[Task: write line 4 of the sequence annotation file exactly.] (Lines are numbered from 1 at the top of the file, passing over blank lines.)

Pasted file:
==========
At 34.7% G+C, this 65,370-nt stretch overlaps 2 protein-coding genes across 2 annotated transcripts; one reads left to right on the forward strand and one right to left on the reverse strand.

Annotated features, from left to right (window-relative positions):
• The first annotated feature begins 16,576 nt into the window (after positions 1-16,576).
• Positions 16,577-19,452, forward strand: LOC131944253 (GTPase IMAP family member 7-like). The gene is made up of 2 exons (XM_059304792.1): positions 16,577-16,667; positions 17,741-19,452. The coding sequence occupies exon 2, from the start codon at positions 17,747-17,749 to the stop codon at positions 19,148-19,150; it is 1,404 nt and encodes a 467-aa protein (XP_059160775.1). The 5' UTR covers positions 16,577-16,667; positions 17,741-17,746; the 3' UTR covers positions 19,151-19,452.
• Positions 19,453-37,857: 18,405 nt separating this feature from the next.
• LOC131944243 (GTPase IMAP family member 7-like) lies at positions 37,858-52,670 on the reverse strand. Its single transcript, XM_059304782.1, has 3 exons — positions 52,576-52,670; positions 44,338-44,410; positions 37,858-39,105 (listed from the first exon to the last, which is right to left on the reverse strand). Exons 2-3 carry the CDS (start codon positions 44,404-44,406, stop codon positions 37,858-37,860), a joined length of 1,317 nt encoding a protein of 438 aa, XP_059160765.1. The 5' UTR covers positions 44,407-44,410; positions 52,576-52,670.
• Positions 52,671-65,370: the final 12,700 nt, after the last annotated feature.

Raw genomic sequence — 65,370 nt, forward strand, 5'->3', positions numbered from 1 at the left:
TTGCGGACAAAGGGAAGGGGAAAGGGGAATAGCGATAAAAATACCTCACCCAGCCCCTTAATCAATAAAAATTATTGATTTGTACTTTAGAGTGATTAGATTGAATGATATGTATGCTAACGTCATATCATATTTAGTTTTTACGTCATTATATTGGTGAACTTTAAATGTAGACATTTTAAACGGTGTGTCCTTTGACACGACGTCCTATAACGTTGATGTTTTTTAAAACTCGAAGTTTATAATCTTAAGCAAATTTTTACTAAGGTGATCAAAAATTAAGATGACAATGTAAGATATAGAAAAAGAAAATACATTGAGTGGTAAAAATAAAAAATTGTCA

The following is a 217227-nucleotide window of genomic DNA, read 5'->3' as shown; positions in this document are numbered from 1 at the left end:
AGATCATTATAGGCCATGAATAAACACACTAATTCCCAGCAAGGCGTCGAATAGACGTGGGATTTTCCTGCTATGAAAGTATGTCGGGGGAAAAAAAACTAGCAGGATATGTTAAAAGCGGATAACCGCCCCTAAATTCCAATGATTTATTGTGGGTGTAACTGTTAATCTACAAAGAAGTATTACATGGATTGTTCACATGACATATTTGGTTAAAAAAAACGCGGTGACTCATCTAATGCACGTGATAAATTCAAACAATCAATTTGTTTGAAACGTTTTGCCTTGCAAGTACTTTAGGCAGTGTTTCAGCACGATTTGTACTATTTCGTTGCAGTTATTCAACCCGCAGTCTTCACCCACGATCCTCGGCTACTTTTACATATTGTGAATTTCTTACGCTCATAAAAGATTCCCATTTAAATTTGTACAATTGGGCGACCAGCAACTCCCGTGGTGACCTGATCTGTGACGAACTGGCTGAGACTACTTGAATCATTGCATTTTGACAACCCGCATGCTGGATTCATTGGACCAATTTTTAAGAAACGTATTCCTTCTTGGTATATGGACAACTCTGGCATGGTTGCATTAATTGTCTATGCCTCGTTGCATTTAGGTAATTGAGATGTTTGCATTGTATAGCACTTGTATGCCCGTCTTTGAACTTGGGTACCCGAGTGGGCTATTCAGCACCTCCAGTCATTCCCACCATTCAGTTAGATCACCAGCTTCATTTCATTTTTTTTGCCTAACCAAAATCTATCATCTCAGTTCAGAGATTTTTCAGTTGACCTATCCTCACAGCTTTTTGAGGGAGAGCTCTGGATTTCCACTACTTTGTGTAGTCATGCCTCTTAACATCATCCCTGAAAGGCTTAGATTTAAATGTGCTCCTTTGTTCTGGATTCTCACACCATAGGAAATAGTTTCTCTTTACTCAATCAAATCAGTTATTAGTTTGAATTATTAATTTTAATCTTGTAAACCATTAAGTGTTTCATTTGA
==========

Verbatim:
• Positions 16,577-19,452, forward strand: LOC131944253 (GTPase IMAP family member 7-like). The gene is made up of 2 exons (XM_059304792.1): positions 16,577-16,667; positions 17,741-19,452. The coding sequence occupies exon 2, from the start codon at positions 17,747-17,749 to the stop codon at positions 19,148-19,150; it is 1,404 nt and encodes a 467-aa protein (XP_059160775.1). The 5' UTR covers positions 16,577-16,667; positions 17,741-17,746; the 3' UTR covers positions 19,151-19,452.